Rotator Cuff Repair with Graft Augmentation
Why might a graft be needed for rotator cuff repair?
While the majority of rotator cuff tears heal successfully following surgical repair, some large or "massive" tears are less likely to heal with conventional repair alone. The same is true for recurrent tears - those rotator cuff injuries that tear again after an initial surgical repair. In these unusual cases, one promising new treatment option involves placing a graft over the repair to "augment" or strengthen the repair construct and increase the chances for success. Similar to sewing a patch over a repaired hole in your jeans, implanting a graft over an otherwise tenuous rotator cuff repair increases the strength of the construct and the likelihood that the repair will heal.
As seen on this MRI of a normal shoulder, the rotator cuff muscle transitions into tendon (black portion) as it runs toward its insertion on the humeral head.
In this example of a "massive" rotator cuff tear, the tendons have pulled away from the normal rotator cuff insertion site on the humerus and retracted a relatively long distance. In order to repair the tendon, it must be secured back to the insertion site on the humerus, as shown by the course of the dotted orange arrow. Such repairs are prone to failure. In these rare cases, augmenting the repair with the addition of a graft has been shown to improve healing rates.
How is the graft put in the shoulder?
Rotator cuff grafts can be implanted either through an open incision, or minimally invasively using advanced arthroscopic techniques. Dr. Driscoll is one of few surgeons to work directly with the pioneers of the arthroscopic rotator cuff grafting techniques. This is the method that he prefers, as it allows for an excellent repair while minimizing post-operative pain and damage to the surrounding shoulder tissues.
Where do the grafts come from?
The grafts used for rotator cuff repair are human dermal allografts. This means that the grafts are from the dermis (skin) of human donors. The tissue is processed to remove all cells, but to retain its mechanical strength and microscopic architecture. The result is a very strong scaffold that is capable of reinforcing the repair, but that retains a framework for vascular ingrowth and repopulation with the patient’s own cells.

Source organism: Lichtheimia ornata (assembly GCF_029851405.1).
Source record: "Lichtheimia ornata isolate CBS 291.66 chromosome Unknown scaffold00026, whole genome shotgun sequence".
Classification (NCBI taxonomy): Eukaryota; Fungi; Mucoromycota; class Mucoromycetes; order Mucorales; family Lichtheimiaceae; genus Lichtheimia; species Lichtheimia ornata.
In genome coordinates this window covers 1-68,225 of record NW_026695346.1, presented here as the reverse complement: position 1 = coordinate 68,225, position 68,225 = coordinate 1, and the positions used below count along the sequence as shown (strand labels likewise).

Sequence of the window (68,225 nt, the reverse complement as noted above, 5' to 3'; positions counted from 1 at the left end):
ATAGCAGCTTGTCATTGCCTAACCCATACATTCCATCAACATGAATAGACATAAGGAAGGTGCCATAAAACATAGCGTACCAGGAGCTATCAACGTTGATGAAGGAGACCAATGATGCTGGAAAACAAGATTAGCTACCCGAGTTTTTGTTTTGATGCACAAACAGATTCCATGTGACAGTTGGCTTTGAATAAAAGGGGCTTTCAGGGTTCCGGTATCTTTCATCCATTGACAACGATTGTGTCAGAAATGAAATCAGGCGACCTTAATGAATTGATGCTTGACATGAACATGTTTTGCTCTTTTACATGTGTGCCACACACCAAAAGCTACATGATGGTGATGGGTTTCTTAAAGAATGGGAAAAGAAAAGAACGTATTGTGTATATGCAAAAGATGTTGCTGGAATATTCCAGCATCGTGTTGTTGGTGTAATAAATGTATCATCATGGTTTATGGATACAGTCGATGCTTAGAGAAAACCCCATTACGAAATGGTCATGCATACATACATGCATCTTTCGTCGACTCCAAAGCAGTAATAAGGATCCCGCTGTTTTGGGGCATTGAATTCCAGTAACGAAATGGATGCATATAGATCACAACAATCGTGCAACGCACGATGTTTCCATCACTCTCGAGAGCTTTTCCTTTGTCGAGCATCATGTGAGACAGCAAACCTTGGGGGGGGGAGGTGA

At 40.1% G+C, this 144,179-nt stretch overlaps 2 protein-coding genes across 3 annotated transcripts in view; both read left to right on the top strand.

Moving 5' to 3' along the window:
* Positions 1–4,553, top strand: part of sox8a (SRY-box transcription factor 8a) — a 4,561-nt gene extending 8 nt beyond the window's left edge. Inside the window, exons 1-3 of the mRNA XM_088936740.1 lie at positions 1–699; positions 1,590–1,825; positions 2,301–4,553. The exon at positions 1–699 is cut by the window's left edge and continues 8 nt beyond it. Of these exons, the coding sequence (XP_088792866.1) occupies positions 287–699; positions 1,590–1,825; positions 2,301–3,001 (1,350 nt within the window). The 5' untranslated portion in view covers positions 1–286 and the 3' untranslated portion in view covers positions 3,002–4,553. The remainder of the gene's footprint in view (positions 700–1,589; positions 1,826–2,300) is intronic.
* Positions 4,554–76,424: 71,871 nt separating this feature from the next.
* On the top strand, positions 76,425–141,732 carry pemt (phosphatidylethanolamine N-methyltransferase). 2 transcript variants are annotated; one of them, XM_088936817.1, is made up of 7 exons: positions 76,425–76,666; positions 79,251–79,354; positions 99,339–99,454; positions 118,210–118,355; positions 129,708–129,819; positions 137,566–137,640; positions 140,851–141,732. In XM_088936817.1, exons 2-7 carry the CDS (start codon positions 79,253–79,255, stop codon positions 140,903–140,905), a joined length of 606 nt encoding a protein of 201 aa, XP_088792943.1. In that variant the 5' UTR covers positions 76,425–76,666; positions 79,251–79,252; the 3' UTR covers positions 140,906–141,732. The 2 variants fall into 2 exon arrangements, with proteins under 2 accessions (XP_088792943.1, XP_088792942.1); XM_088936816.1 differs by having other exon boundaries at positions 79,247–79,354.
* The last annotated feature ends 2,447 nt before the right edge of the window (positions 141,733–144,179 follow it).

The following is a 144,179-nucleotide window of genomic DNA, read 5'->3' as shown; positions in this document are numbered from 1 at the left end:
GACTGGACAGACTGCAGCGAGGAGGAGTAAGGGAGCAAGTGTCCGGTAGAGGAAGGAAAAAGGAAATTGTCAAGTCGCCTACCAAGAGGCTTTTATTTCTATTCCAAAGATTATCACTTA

Allografts are used commonly in orthopedic surgery for ACL reconstruction, cartilage restoration, and other surgical procedures. Graft processing is regulated by the American Association of Tissue Banks (AATB) and the Food and Drug Administration’s (FDA). Careful donor screening, laboratory testing, and graft preparation minimize the risk of disease transmission and immune reaction. For more information, see the graft manufacturer websites: Wright Medical or Musculoskeletal Transplant Foundation.
What is the recovery period like?
Arthroscopic rotator cuff repair with graft augmentation is an outpatient surgery. Patients go home the same day with a shoulder immobilizer sling. The sling is worn for about 6 weeks, but may be removed for bathing and work on a computer. Patients are allowed to return to most light activities by 6 months after surgery. The return to more strenuous activities progresses at a gradual pace due to the nature of these large tears and the time that it takes for the graft to become integrated into the native rotator cuff. Full clinical recovery may take up to a year.